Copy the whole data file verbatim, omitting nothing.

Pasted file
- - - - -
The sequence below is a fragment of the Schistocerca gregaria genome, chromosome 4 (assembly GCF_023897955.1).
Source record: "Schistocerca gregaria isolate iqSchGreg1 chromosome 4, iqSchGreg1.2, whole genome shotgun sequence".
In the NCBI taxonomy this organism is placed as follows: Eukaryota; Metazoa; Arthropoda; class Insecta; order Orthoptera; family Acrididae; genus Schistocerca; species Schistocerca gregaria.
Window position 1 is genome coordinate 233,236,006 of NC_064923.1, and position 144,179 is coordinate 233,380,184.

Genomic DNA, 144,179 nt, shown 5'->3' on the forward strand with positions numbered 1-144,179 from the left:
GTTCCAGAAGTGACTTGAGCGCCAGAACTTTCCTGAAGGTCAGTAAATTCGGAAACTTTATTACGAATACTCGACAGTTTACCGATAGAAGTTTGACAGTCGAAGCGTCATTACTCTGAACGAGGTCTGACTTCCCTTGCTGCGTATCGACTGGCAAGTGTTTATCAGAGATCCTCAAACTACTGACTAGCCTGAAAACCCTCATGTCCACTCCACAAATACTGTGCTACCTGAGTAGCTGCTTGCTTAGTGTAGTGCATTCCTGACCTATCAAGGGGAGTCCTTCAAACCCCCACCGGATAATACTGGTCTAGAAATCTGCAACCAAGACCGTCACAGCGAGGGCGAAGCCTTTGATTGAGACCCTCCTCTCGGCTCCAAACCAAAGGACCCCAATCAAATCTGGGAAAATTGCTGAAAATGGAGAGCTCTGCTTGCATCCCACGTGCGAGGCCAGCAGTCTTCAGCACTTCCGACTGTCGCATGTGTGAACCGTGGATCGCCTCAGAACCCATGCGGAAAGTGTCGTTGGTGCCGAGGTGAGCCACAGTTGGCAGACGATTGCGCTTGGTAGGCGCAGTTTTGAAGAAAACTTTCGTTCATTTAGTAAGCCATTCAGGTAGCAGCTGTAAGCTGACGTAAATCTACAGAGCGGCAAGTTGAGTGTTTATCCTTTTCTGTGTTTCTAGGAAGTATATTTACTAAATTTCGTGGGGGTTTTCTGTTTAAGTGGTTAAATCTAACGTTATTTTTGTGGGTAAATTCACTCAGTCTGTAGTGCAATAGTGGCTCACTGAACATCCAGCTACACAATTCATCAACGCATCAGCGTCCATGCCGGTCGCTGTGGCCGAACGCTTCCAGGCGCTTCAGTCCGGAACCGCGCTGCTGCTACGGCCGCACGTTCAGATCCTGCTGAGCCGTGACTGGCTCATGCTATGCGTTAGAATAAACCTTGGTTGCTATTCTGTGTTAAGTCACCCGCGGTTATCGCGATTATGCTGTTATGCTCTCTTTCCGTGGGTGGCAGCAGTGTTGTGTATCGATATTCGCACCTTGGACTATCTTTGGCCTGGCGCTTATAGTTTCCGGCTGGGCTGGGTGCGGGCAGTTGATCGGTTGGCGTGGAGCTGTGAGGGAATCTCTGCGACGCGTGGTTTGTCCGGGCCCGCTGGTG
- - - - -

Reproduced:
The sequence below is a fragment of the Schistocerca gregaria genome, chromosome 4 (assembly GCF_023897955.1).
Source record: "Schistocerca gregaria isolate iqSchGreg1 chromosome 4, iqSchGreg1.2, whole genome shotgun sequence".
In the NCBI taxonomy this organism is placed as follows: Eukaryota; Metazoa; Arthropoda; class Insecta; order Orthoptera; family Acrididae; genus Schistocerca; species Schistocerca gregaria.
Window position 1 is genome coordinate 233,236,006 of NC_064923.1, and position 144,179 is coordinate 233,380,184.

Genomic DNA, 144,179 nt, shown 5'->3' on the forward strand with positions numbered 1-144,179 from the left:
GTTCCAGAAGTGACTTGAGCGCCAGAACTTTCCTGAAGGTCAGTAAATTCGGAAACTTTATTACGAATACTCGACAGTTTACCGATAGAAGTTTGACAGTCGAAGCGTCATTACTCTGAACGAGGTCTGACTTCCCTTGCTGCGTATCGACTGGCAAGTGTTTATCAGAGATCCTCAAACTACTGACTAGCCTGAAAACCCTCATGTCCACTCCACAAATACTGTGCTACCTGAGTAGCTGCTTGCTTAGTGTAGTGCATTCCTGACCTATCAAGGGGAGTCCTTCAAACCCCCACCGGATAATACTGGTCTAGAAATCTGCAACCAAGACCGTCACAGCGAGGGCGAAGCCTTTGATTGAGACCCTCCTCTCGGCTCCAAACCAAAGGACCCCAATCAAATCTGGGAAAATTGCTGAAAATGGAGAGCTCTGCTTGCATCCCACGTGCGAGGCCAGCAGTCTTCAGCACTTCCGACTGTCGCATGTGTGAACCGTGGATCGCCTCAGAACCCATGCGGAAAGTGTCGTTGGTGCCGAGGTGAGCCACAGTTGGCAGACGATTGCGCTTGGTAGGCGCAGTTTTGAAGAAAACTTTCGTTCATTTAGTAAGCCATTCAGGTAGCAGCTGTAAGCTGACGTAAATCTACAGAGCGGCAAGTTGAGTGTTTATCCTTTTCTGTGTTTCTAGGAAGTATATTTACTAAATTTCGTGGGGGTTTTCTGTTTAAGTGGTTAAATCTAACGTTATTTTTGTGGGTAAATTCACTCAGTCTGTAGTGCAATAGTGGCTCACTGAACATCCAGCTACACAATTCATCAACGCATCAGCGTCCATGCCGGTCGCTGTGGCCGAACGCTTCCAGGCGCTTCAGTCCGGAACCGCGCTGCTGCTACGGCCGCACGTTCAGATCCTGCTGAGCCGTGACTGGCTCATGCTATGCGTTAGAATAAACCTTGGTTGCTATTCTGTGTTAAGTCACCCGCGGTTATCGCGATTATGCTGTTATGCTCTCTTTCCGTGGGTGGCAGCAGTGTTGTGTATCGATATTCGCACCTTGGACTATCTTTGGCCTGGCGCTTATAGTTTCCGGCTGGGCTGGGTGCGGGCAGTTGATCGGTTGGCGTGGAGCTGTGAGGGAATCTCTGCGACGCGTGGTTTGTCCGGGCCCGCTGGTG